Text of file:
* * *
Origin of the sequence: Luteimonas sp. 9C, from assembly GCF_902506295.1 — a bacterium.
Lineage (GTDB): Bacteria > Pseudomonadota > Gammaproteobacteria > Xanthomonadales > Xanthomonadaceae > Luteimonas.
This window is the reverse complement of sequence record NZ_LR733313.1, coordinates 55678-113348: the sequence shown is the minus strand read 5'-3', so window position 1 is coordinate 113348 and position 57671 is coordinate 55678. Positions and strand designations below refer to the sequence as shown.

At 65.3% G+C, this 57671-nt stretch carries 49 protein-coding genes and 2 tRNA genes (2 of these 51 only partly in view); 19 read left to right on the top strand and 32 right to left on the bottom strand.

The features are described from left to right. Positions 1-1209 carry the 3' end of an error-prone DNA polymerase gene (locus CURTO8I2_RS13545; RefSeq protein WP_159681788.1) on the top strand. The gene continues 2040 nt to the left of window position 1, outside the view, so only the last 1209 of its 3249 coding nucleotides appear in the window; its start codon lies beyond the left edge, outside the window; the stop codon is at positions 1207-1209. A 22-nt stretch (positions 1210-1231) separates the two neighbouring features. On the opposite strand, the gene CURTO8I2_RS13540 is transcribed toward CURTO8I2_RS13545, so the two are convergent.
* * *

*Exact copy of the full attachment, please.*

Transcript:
Origin of the sequence: Luteimonas sp. 9C, from assembly GCF_902506295.1 — a bacterium.
Lineage (GTDB): Bacteria > Pseudomonadota > Gammaproteobacteria > Xanthomonadales > Xanthomonadaceae > Luteimonas.
This window is the reverse complement of sequence record NZ_LR733313.1, coordinates 55678-113348: the sequence shown is the minus strand read 5'-3', so window position 1 is coordinate 113348 and position 57671 is coordinate 55678. Positions and strand designations below refer to the sequence as shown.

At 65.3% G+C, this 57671-nt stretch carries 49 protein-coding genes and 2 tRNA genes (2 of these 51 only partly in view); 19 read left to right on the top strand and 32 right to left on the bottom strand.

The features are described from left to right. Positions 1-1209 carry the 3' end of an error-prone DNA polymerase gene (locus CURTO8I2_RS13545; RefSeq protein WP_159681788.1) on the top strand. The gene continues 2040 nt to the left of window position 1, outside the view, so only the last 1209 of its 3249 coding nucleotides appear in the window; its start codon lies beyond the left edge, outside the window; the stop codon is at positions 1207-1209. A 22-nt stretch (positions 1210-1231) separates the two neighbouring features. On the opposite strand, the gene CURTO8I2_RS13540 is transcribed toward CURTO8I2_RS13545, so the two are convergent.